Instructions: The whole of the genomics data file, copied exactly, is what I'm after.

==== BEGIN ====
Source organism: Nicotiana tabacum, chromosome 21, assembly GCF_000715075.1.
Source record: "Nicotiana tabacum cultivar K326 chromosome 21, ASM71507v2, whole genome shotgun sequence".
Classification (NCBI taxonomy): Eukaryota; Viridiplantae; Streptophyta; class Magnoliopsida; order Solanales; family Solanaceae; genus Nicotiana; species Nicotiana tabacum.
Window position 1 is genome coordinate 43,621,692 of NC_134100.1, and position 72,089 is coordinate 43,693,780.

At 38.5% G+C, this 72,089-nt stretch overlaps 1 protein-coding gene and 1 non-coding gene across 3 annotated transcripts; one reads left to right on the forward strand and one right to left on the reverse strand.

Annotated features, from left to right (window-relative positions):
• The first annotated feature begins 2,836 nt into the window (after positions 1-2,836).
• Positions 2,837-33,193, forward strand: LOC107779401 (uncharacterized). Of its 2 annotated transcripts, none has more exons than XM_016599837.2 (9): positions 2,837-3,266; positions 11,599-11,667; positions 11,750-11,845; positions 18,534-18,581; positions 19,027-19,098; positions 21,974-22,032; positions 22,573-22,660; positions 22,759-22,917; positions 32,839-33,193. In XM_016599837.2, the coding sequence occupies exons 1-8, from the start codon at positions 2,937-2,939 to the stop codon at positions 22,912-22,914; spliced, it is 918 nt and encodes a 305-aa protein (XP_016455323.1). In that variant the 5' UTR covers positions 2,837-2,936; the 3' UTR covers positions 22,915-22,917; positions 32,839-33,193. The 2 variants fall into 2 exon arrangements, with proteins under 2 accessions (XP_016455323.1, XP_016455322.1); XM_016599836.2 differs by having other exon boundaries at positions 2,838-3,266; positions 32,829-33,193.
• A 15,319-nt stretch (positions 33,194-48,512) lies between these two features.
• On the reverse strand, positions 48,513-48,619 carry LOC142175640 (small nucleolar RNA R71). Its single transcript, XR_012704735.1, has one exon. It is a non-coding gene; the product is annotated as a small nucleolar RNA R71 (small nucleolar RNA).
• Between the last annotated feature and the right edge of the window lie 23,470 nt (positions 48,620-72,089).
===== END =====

Source organism: Nicotiana tabacum, chromosome 21, assembly GCF_000715075.1.
Source record: "Nicotiana tabacum cultivar K326 chromosome 21, ASM71507v2, whole genome shotgun sequence".
Classification (NCBI taxonomy): Eukaryota; Viridiplantae; Streptophyta; class Magnoliopsida; order Solanales; family Solanaceae; genus Nicotiana; species Nicotiana tabacum.
Window position 1 is genome coordinate 43,621,692 of NC_134100.1, and position 72,089 is coordinate 43,693,780.

At 38.5% G+C, this 72,089-nt stretch overlaps 1 protein-coding gene and 1 non-coding gene across 3 annotated transcripts; one reads left to right on the forward strand and one right to left on the reverse strand.

Annotated features, from left to right (window-relative positions):
• The first annotated feature begins 2,836 nt into the window (after positions 1-2,836).
• Positions 2,837-33,193, forward strand: LOC107779401 (uncharacterized). Of its 2 annotated transcripts, none has more exons than XM_016599837.2 (9): positions 2,837-3,266; positions 11,599-11,667; positions 11,750-11,845; positions 18,534-18,581; positions 19,027-19,098; positions 21,974-22,032; positions 22,573-22,660; positions 22,759-22,917; positions 32,839-33,193. In XM_016599837.2, the coding sequence occupies exons 1-8, from the start codon at positions 2,937-2,939 to the stop codon at positions 22,912-22,914; spliced, it is 918 nt and encodes a 305-aa protein (XP_016455323.1). In that variant the 5' UTR covers positions 2,837-2,936; the 3' UTR covers positions 22,915-22,917; positions 32,839-33,193. The 2 variants fall into 2 exon arrangements, with proteins under 2 accessions (XP_016455323.1, XP_016455322.1); XM_016599836.2 differs by having other exon boundaries at positions 2,838-3,266; positions 32,829-33,193.
• A 15,319-nt stretch (positions 33,194-48,512) lies between these two features.
• On the reverse strand, positions 48,513-48,619 carry LOC142175640 (small nucleolar RNA R71). Its single transcript, XR_012704735.1, has one exon. It is a non-coding gene; the product is annotated as a small nucleolar RNA R71 (small nucleolar RNA).
• Between the last annotated feature and the right edge of the window lie 23,470 nt (positions 48,620-72,089).